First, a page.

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Example:

This was my first time seeing him like this: [...], almost speechless.

The first word that came to my mind was quiet. But I think its meaning is closer to not speaking at all than speaking less.

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    "Taciturn" is the term for someone who is habitually "a man of few words", but is the wrong word for a case where a normally talkative person is left "speechless". "Reserved" might fit the sense better. – Hot Licks Apr 1 '15 at 12:33
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    Yes, taciturn is generally used as a description of character or usual behavior, not to describe the silence of someone who is usually talkative. In older books you'll see "struck dumb", "left speechless", "dumbfounded", "aghast", and other such expressions. – bobro Apr 1 '15 at 12:42
  • Taciturn is also used to indicate a specific instance, not only a habit: You are very taciturn today. Why are you so quiet? – user66974 Apr 1 '15 at 12:54
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    Interestingly and inexplicably, this question is missing the answer "quiet is fine". What gives? I'd vote on that. – RegDwigнt Apr 1 '15 at 15:37
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Taciturn may fit in your sentence:

  • inclined to silence; reserved in speech; reluctant to join in conversation.

or laconic:

  • using or marked by the use of few words; terse or concise.

(TFD)

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Reserved - slow and unwilling to show feelings or express opinions.

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taciturn, closemouthed, dumb, laconic, reserved, reticent, silent, tight-lipped, uncommunicative, clammed up, not admittinganything, unable to speak, muts; speechless, dumb

broody (Very thoughtful and taciturn; sullenly silent, with the implication of hatching a plan)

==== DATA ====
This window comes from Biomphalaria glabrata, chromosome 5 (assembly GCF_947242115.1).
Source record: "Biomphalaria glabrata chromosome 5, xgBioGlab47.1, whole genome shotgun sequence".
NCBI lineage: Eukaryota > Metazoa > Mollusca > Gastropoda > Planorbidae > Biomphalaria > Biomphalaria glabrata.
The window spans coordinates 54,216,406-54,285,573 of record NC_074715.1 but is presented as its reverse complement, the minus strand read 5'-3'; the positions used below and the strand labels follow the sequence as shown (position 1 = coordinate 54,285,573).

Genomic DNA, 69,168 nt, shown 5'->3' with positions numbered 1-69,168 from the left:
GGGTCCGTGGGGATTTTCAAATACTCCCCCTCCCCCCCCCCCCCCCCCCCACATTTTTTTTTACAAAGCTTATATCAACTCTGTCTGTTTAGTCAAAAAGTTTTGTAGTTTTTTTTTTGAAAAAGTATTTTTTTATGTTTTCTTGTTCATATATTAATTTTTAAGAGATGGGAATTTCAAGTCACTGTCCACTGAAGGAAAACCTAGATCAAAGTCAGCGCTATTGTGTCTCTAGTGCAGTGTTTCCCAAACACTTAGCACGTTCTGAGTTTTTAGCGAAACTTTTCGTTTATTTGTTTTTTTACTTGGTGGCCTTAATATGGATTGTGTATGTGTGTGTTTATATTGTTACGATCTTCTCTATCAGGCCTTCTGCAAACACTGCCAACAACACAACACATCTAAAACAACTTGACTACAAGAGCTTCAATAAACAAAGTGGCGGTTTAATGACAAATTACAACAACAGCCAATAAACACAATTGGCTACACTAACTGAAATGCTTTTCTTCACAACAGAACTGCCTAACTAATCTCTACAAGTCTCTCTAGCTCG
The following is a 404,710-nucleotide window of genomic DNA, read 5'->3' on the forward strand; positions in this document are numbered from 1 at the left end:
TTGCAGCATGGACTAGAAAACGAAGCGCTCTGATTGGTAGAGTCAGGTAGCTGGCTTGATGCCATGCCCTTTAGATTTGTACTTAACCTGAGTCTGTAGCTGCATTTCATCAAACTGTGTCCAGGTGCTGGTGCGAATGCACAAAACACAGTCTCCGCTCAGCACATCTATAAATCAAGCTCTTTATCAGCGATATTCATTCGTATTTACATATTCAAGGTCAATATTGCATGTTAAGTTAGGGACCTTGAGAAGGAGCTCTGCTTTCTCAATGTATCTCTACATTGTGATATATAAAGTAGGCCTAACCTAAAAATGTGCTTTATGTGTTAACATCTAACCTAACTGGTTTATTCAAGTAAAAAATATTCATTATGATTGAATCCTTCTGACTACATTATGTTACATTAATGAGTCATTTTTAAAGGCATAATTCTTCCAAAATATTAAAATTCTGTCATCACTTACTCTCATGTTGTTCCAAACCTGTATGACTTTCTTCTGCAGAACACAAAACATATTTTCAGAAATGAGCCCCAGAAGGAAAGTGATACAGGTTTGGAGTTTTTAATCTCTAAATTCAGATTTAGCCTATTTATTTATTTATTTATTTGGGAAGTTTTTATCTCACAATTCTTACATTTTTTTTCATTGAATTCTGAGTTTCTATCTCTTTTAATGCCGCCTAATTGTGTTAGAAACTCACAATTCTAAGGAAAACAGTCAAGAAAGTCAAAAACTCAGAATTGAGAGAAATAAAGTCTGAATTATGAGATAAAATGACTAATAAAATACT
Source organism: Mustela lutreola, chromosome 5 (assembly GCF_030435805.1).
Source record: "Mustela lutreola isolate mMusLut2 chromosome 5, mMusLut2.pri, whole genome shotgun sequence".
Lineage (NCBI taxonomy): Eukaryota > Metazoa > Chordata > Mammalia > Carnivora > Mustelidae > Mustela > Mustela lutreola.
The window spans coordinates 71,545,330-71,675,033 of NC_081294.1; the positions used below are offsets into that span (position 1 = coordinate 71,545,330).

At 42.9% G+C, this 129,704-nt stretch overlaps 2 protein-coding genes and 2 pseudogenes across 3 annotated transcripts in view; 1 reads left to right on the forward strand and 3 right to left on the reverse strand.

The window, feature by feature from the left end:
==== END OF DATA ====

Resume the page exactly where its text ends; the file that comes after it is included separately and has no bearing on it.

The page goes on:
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The answer really depends on the context of what the situation is. If the person is usually talkative. I would say, "You're awfully quiet today. Is everything all right?" If I was describing someone to another person, I would say, "My friend, Sarah, is kinda shy. She's a quiet person." I could also say she is a private person or she is reserved. All of those would describe the fact that she usually doesn't talk much. If I was with a person and wanted them to answer my questions or share more of how they were thinking with me and they wouldn't, I would say they were "guarded" or "not very trusting", and that would also describe them not talking very much. Taciturn and laconic may be in the dictionary, and you may use them in a college paper, but you won't hear those words used in day-to-day conversation. Just saying. :) Hope this helps.

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Is "mute" too far? Muteness can apply to speaking nonsense or speaking less rather than just not speaking at all.

How about, hushed?

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  • "Mute" would be a good choice, except that it doesn't fit with "almost speechless". "Muted", perhaps, would leave some wiggle room. – Hot Licks Apr 1 '15 at 12:43
  • Good idea. It definitely gives a physical sense of what you're trying to convey. – Lara Littlefield Apr 1 '15 at 12:58

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